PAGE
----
Since our update last month, we advise that PIRSA has declared five new Queensland fruit fly (Qfly) outbreaks in the Riverland and extensions to a range of current outbreaks, due to continued detection of fruit fly larvae and fruit flies.
There are currently 28 outbreaks being managed by PIRSA. The earliest possible quarantine release date is 11 May 2023. However, with PIRSA’s current management, there is the likelihood that an entire 12-month period without detections must elapse before outbreak restrictions can be lifted.
New Qfly outbreaks declared by PIRSA since Vinehealth’s January 2023 update are:
- ‘Chaffey’ outbreak declared on 15 February 2023
- ‘Overland Corner’ outbreak declared on 25 January 2023
- ‘Murtho’ outbreak declared on 25 January 2023
- ‘Waikerie B’ outbreak declared on 31 January 2023
- ‘Swan Reach’ outbreak declared on 1 February 2023
Extensions to current Qfly Outbreak Areas since Vinehealth’s January 2023 update are:
- ‘Monash B’ Outbreak Area – advised by PIRSA on 25 January
- ‘Berri A’ Outbreak Area – advised by PIRSA on 25 January, 6 February and 13 February
- ‘Paringa’ Outbreak Area – advised by PIRSA on 25 January
- ‘Barmera’ Outbreak Area – advised by PIRSA on 3 February, 9 February and 15 February
- ‘Monash A’ Outbreak Area – advised by PIRSA on 6 February
- ‘Renmark West’ Outbreak Area – advised by PIRSA on 9 February
Vinehealth continues to:
- Send advice texts or emails to impacted growers shortly after each new outbreak or extension to a current outbreak occurs. If your contact details have changed, please ensure you advise us so we can contact you.
- Maintain a range of current fruit fly maps on our website to help you visualise the current fruit fly affected areas. You can also view all current fruit fly outbreaks on PIRSA’s interactive fruit fly map, and to confirm which fruit fly zone your property is in.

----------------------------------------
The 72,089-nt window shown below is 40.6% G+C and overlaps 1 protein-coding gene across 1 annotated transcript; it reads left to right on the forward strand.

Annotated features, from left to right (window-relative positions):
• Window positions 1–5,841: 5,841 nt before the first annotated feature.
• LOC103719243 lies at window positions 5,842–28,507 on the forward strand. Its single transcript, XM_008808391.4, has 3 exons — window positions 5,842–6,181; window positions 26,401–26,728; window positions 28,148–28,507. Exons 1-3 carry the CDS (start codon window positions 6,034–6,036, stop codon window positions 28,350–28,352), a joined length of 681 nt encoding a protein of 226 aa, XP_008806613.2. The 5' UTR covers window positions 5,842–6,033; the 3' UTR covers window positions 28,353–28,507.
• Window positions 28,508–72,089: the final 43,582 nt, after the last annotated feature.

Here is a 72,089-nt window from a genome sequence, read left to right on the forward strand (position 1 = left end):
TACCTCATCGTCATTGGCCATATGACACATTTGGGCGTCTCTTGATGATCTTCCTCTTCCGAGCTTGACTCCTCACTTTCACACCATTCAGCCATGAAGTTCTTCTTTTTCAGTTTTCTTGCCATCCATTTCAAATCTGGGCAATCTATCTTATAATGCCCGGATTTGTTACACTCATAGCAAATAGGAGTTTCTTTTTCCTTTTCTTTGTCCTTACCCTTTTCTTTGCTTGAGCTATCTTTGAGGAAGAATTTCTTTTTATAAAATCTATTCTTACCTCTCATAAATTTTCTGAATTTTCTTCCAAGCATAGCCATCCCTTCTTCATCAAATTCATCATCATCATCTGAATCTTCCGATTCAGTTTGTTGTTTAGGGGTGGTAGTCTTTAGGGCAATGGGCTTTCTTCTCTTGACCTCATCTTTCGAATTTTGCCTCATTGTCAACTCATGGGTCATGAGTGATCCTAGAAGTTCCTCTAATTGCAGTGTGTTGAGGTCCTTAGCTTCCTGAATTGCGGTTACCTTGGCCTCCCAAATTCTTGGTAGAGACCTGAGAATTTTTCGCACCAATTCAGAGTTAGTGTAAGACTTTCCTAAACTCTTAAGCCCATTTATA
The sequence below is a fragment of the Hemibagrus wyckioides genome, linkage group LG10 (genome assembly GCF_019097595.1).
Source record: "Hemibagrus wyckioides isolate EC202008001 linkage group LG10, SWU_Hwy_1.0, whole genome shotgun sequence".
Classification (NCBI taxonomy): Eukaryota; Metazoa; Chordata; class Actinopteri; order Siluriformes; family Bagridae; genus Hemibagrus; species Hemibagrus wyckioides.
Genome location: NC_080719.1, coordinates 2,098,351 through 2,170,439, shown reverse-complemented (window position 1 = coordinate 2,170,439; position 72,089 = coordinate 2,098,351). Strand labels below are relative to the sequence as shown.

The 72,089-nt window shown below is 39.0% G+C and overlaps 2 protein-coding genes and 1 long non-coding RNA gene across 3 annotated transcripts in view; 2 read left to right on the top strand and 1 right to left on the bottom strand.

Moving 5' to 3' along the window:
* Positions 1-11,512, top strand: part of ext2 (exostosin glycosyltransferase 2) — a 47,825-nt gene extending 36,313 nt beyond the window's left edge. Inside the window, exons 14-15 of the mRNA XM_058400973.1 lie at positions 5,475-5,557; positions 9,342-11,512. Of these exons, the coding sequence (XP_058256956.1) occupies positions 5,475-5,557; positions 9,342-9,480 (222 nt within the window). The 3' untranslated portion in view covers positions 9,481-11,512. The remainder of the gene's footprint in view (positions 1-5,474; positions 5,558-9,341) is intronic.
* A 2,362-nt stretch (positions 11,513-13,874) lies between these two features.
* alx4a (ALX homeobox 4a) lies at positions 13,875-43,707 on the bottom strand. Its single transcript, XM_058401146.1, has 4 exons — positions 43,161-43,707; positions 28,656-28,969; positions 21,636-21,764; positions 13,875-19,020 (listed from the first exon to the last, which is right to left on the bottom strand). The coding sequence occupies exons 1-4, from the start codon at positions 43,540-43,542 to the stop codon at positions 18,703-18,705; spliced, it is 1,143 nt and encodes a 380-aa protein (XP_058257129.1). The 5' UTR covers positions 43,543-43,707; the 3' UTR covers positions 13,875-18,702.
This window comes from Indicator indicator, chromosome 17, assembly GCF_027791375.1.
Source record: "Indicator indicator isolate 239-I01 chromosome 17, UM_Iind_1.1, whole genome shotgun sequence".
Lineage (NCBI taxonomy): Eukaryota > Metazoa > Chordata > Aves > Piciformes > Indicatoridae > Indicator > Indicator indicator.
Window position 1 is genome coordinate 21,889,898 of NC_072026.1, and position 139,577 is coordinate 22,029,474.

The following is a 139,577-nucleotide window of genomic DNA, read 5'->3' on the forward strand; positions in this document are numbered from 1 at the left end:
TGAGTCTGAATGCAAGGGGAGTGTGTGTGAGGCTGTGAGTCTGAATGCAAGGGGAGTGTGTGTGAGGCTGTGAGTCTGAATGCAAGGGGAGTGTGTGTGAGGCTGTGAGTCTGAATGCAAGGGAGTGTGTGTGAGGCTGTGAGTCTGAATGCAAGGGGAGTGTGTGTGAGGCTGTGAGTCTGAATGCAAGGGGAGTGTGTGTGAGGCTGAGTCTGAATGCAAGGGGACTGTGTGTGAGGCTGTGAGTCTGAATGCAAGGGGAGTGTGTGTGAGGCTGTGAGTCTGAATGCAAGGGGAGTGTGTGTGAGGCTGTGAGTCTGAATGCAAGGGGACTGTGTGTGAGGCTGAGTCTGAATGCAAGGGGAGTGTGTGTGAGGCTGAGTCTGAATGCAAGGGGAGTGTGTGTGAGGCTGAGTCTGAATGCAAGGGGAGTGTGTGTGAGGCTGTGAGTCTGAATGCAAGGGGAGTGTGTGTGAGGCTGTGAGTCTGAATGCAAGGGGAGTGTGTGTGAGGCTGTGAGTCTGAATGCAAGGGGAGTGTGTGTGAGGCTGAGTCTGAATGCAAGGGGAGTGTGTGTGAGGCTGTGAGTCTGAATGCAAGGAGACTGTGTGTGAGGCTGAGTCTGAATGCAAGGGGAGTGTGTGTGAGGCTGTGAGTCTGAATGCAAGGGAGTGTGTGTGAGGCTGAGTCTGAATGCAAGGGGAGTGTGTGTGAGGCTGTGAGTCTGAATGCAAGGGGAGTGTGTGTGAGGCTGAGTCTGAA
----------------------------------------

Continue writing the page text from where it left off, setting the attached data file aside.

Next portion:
- Act as a conduit between industry and PIRSA around requirements for sending and receiving winegrapes.
Routes of travel
- A reminder that there are a range of road closures and diversions active in the Riverland. If you are trucking winegrapes into or out of the Riverland, ensure you check these here and account for any delays in your intake schedule.
- If you are sending winegrapes into the Riverland Pest Free Area (PFA) from other parts of South Australia, there are movement requirements you are required to comply with which are unrelated to fruit fly:
- These winegrape loads are required to be consigned under certification. This means they must be accompanied by either a Plant Health Assurance Certificate (PHAC) issued by an ICA-33 accredited business, or by a Plant Health Certificate (PHC) issued by PIRSA.
- There are no receival requirements for wineries inside the PFA receiving such loads. Options for management of any rejected loads must be discussed with PIRSA.
- If you are sending winegrapes from the Riverland fruit fly affected area (Outbreak or Suspension Areas) into other parts of South Australia, there are movement requirements you are required to comply with:
- These winegrape loads are required to be consigned under certification. This means they must be accompanied by either a Plant Health Assurance Certificate (PHAC) issued by an ICA-33 accredited business, or by a Chief Inspector’s Movement Certificate (CIMC) mirroring the requirements of ICA-33 issued by PIRSA for cases where three or fewer loads are consigned from a vineyard for the vintage. All loads must be consigned to prevent spillage; covered or not filled above 200mm of the top lip of the bin or truck.
- Wineries receiving such loads must do so either under IVCA CA-01 accreditation or under a Section 9 Order issued by PIRSA. Options for management of any rejected loads must be discussed with PIRSA.
Managing unsold winegrapes
If you are in the Riverland and unable to sell some or all of your grapes this vintage, it is essential you minimise the risk of your crop becoming an unintentional host for fruit fly.
PIRSA and the wine industry have worked together to provide some recommendations:
- Harvest early in the grape ripening phase so the grapes are less attractive to fruit fly.
- Set up the harvester to damage the berries as much as possible during the harvesting process.
- Drop the berries onto the ground aiming to spread the berries out.
- Harvest during the daytime so sunlight and heat rapidly begin the desiccation process.
As always, contact the PIRSA Market Access team on 8207 7814 or PIRSA Fruit Fly Response Market Access team on 1800 255 556 for assistance.